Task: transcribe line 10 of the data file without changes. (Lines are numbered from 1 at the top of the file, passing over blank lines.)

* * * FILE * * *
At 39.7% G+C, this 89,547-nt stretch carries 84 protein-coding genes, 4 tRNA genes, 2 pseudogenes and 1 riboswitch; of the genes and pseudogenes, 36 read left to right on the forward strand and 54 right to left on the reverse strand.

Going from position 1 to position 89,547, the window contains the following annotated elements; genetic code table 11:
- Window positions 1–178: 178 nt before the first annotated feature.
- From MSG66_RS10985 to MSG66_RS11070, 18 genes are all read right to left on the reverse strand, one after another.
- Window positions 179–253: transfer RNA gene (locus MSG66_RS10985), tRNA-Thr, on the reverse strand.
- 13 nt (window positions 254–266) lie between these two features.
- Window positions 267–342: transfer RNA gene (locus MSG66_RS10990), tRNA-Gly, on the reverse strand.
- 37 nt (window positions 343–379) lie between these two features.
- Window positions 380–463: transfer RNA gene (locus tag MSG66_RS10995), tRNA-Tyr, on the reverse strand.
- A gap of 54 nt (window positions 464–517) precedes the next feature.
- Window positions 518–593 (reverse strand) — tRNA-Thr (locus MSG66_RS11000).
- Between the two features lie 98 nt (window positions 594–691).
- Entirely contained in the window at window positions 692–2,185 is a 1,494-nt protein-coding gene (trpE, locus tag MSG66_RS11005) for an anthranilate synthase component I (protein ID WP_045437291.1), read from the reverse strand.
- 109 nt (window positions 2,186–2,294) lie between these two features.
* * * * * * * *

- A gap of 54 nt (window positions 464–517) precedes the next feature.